Taupō residents are being urged to minimise their water use for the next three to five days following a water main and wastewater pipe break on Lake Terrace yesterday afternoon.
The water main broke yesterday just after 2pm, causing a large washout on the lakefront.
About an hour later the footpath collapsed and took out a wastewater pipe, resulting in about 800,000 litres of wastewater entering the lake.
Chief executive Gareth Green said pumps had been operating through the night to manage wastewater flows at the site of the break and the staff and contractors had been successful in stopping any flow into the lake.
More pumps have been brought in today and sandbags have been put in the manhole and the pipe, as a further preventative measure.
Drinking water was not affected, Green said.
Water sampling will be taken twice daily for at least the next three days to determine E. coli levels in the lake.
"The three biggest risks at the moment are if the sandbags move, if the pumps can't handle the amount of wastewater coming through the system, or if there is heavy rain," Green said.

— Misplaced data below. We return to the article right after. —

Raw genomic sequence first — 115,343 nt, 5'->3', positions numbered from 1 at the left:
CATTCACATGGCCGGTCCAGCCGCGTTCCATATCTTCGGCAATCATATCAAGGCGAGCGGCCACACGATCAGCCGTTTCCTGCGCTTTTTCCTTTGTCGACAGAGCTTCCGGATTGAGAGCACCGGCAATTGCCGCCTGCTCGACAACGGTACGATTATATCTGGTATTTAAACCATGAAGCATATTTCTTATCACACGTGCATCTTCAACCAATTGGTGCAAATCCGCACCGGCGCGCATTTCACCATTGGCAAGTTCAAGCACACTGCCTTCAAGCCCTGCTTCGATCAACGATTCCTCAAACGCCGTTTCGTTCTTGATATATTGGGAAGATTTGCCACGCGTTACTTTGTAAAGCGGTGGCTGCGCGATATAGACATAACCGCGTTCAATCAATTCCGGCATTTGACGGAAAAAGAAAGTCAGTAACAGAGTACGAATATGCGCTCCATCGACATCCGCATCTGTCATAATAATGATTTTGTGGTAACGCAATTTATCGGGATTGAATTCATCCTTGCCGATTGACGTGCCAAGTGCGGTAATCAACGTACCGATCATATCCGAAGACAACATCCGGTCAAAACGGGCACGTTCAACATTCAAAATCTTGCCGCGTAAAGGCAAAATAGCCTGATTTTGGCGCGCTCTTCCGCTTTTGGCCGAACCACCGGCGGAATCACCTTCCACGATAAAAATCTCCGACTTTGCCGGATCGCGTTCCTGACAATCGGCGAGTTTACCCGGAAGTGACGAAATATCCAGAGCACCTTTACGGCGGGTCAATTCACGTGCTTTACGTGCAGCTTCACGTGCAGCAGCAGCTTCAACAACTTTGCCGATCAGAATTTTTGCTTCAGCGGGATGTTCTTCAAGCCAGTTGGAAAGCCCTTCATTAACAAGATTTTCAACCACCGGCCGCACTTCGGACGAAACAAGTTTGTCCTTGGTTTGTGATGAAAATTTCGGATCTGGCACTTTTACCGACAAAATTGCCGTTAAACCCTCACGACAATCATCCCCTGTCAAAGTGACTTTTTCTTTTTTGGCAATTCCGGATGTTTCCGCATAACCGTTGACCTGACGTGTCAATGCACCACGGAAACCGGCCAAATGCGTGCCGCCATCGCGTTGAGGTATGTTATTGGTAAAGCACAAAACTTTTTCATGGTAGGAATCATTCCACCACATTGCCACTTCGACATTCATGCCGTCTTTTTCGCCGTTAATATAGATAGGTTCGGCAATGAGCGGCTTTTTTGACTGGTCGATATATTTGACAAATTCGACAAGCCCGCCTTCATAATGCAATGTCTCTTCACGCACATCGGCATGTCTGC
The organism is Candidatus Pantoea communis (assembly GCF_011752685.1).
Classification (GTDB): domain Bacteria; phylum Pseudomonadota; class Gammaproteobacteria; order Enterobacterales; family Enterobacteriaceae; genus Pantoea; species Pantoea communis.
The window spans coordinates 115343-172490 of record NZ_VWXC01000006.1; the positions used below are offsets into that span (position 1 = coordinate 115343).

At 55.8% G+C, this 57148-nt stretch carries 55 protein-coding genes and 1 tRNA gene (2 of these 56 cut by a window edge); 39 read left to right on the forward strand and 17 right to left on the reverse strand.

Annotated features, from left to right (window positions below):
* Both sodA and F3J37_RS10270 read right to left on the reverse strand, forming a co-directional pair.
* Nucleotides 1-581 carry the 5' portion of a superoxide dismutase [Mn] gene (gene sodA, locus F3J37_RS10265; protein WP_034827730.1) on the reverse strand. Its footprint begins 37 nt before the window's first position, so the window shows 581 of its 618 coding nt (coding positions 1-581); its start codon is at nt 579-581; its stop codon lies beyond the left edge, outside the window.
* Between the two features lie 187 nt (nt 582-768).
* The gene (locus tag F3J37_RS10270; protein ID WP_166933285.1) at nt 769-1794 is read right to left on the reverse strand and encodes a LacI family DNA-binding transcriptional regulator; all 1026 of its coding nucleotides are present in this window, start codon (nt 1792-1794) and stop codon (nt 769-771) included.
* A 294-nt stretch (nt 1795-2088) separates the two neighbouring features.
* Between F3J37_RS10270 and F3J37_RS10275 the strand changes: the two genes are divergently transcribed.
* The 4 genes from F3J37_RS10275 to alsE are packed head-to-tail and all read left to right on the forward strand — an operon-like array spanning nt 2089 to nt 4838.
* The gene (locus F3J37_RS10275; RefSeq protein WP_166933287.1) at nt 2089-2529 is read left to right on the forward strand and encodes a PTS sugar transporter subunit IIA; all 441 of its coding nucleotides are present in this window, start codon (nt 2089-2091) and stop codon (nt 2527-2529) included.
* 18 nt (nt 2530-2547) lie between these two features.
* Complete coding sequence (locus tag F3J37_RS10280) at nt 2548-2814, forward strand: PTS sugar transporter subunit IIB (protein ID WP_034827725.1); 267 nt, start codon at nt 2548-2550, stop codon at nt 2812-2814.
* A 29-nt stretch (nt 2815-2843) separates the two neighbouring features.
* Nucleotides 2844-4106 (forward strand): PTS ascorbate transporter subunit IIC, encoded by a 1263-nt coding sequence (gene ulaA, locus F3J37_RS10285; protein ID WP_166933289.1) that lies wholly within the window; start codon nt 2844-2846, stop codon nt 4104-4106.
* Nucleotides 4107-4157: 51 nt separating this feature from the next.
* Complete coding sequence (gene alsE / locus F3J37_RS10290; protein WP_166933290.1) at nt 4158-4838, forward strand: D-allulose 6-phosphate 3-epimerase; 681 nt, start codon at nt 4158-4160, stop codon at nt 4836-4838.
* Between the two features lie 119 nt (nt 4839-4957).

Water used for showering, bathing, doing laundry and dishes all contributed to wastewater flows and peak times were between 8.30am and 10.30am, and 8pm and 9pm.
"We have a back-up plan to assist with ensuring no wastewater leaks from the pipe, we are asking people to help with reducing the amount of wastewater in the system.
"Another pump is being brought in today to help should we get heavy rain in the next few days," he said.
About two-thirds of the Taupō township contributed to the wastewater flow to the broken pipe.
While Acacia Bay and Nukuhau were not affected in terms of wastewater, Nukuhau residents were still being urged to limit their water use while repairs were made to the water connection.
The supply to Nukuhau was restored yesterday afternoon with a temporary repair but Green said there were likely to be some pressure fluctuations until a more permanent repair was made as there was limited flow.
"There is a valve arriving today that will be installed and the Nukuhau pump station will be recommissioned which should solve many of the low-pressure issues."
Investigations into the cause of the breaks were continuing.
"Our records show that the water pipe was installed in 1999 and it had a life expectancy of 100 years.
"The wastewater pipe was installed in 1973 and had a life of 80 years. This was not related to ageing infrastructure," he said.
"No amount of money could have prevented this from happening."
Green said it was possible the water pipe had split due to ground movement.